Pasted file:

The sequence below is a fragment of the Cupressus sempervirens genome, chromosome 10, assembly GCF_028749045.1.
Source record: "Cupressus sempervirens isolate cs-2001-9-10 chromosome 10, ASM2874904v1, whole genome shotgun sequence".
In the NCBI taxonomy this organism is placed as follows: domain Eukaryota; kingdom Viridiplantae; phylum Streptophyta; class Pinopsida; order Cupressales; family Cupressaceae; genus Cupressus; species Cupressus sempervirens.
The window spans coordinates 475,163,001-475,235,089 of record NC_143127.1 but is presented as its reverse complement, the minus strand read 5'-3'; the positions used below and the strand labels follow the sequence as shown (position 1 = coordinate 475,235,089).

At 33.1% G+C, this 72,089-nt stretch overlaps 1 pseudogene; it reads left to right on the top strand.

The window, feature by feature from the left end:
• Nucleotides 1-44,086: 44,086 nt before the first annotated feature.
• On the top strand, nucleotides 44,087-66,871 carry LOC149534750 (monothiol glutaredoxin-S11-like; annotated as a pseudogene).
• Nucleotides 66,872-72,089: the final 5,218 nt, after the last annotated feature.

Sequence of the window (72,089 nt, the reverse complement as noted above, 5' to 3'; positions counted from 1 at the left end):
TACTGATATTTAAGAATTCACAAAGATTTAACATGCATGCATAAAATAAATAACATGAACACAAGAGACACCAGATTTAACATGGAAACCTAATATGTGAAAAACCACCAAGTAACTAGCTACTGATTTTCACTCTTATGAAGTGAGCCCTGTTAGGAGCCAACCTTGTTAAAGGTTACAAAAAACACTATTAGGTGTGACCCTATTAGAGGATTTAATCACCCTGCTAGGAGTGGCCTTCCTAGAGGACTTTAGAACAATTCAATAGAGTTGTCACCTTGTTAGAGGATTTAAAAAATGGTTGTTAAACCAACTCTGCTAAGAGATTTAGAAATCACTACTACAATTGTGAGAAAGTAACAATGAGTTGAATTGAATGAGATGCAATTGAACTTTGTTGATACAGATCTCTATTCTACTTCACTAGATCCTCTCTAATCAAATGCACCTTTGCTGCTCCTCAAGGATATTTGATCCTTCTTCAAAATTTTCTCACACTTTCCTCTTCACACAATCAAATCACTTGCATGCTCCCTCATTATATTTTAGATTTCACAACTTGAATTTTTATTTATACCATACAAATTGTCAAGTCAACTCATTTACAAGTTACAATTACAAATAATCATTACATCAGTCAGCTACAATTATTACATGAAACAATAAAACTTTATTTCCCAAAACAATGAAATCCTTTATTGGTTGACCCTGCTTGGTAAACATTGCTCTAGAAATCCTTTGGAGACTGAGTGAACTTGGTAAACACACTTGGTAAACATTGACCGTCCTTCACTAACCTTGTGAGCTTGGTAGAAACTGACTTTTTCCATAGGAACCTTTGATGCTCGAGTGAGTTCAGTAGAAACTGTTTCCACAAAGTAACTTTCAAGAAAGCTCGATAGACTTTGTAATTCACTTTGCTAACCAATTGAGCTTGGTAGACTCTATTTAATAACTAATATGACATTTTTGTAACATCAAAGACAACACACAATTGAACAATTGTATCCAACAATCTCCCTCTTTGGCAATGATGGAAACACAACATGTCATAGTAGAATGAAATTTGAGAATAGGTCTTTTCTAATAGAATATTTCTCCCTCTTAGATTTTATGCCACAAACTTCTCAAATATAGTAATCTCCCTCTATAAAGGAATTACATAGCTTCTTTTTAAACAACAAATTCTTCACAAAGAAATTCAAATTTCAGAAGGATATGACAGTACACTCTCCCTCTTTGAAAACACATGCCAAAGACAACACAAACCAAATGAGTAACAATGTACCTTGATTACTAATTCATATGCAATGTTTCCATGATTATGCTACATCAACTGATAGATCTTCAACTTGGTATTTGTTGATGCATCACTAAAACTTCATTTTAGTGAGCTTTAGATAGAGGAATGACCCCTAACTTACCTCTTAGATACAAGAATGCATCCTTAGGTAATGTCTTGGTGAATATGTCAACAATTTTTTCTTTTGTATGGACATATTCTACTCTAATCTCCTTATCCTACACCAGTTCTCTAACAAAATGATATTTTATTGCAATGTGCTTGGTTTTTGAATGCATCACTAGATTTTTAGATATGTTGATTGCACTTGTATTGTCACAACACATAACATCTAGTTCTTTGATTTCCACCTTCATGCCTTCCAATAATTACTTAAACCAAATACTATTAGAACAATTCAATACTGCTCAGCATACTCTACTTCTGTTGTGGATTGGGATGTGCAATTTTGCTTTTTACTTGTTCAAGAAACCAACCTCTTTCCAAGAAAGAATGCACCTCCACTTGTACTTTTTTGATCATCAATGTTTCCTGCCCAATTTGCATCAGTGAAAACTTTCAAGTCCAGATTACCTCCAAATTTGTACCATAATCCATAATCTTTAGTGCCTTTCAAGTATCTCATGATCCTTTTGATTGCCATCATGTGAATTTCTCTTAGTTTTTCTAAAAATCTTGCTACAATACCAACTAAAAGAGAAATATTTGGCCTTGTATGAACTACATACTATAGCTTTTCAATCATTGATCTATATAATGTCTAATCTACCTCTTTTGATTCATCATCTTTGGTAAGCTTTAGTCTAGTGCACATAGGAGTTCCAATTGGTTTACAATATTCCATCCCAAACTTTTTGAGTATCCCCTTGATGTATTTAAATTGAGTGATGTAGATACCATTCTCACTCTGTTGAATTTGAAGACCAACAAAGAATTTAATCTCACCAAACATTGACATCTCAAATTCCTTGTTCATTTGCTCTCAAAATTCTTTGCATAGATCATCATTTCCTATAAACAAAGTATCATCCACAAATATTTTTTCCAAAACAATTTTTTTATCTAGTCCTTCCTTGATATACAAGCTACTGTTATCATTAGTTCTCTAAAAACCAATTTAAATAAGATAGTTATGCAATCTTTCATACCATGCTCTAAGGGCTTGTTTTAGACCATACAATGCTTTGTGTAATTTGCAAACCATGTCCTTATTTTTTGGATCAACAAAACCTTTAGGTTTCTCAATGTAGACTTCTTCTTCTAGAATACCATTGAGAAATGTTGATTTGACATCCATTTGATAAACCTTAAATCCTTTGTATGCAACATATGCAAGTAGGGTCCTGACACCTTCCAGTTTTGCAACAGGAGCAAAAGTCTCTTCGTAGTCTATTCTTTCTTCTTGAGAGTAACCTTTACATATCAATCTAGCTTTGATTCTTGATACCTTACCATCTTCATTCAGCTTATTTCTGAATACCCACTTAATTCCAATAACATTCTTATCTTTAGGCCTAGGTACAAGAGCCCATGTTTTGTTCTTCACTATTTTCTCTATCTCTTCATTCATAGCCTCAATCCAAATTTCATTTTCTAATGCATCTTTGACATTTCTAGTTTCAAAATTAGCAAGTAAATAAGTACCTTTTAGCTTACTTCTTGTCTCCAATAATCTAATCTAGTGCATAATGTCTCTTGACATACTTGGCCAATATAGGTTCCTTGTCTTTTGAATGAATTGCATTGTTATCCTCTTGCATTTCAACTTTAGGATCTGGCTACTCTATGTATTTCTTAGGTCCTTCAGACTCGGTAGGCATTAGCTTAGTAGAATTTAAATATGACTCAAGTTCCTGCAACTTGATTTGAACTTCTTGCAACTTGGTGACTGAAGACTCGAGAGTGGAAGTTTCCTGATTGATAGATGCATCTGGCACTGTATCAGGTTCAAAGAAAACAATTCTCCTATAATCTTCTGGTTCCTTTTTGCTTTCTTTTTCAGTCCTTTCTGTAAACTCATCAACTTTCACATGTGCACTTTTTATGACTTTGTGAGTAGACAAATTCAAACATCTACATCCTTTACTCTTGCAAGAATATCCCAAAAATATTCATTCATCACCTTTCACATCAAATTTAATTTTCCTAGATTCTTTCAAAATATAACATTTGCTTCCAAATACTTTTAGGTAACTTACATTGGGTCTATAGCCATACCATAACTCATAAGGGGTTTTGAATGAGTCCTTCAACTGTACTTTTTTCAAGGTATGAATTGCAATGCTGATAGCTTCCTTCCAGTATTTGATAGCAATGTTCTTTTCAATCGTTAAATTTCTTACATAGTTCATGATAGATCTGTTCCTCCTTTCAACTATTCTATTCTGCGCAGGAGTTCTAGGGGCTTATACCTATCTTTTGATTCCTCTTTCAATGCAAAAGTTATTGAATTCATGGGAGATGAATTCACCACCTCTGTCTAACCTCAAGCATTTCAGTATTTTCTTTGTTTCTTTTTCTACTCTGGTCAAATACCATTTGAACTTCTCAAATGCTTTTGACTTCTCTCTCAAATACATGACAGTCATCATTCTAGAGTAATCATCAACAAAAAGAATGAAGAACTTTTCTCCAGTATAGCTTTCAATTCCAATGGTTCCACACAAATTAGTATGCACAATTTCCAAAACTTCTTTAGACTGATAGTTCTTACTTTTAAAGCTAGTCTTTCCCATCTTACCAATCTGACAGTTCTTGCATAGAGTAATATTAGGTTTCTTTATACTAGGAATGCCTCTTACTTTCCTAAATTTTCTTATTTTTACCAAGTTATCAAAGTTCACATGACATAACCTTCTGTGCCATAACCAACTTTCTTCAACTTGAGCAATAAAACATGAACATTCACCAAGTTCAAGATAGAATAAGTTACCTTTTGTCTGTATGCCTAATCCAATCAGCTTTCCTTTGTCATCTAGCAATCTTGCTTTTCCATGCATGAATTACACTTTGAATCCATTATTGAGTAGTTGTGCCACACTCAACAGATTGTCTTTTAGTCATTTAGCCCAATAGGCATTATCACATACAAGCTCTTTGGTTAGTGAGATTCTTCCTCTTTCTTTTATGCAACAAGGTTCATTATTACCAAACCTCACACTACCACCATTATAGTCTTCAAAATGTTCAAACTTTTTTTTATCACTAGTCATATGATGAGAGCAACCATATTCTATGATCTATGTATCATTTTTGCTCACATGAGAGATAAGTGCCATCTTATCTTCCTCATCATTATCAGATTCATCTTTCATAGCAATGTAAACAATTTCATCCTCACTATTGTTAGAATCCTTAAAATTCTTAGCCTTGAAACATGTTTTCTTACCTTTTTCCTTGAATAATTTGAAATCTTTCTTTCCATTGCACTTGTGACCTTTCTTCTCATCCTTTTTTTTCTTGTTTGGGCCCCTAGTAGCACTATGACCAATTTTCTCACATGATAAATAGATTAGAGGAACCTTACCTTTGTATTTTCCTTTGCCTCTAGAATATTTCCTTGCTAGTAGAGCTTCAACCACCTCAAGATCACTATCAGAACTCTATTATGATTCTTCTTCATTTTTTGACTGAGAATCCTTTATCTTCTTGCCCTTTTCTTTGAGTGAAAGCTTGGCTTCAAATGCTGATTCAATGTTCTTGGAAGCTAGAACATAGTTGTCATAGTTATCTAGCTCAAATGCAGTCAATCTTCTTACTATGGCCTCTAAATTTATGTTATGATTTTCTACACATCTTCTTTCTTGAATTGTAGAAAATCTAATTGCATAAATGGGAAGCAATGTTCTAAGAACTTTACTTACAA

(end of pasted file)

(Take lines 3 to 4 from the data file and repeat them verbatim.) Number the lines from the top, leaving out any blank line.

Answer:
In the NCBI taxonomy this organism is placed as follows: domain Eukaryota; kingdom Viridiplantae; phylum Streptophyta; class Pinopsida; order Cupressales; family Cupressaceae; genus Cupressus; species Cupressus sempervirens.
The window spans coordinates 475,163,001-475,235,089 of record NC_143127.1 but is presented as its reverse complement, the minus strand read 5'-3'; the positions used below and the strand labels follow the sequence as shown (position 1 = coordinate 475,235,089).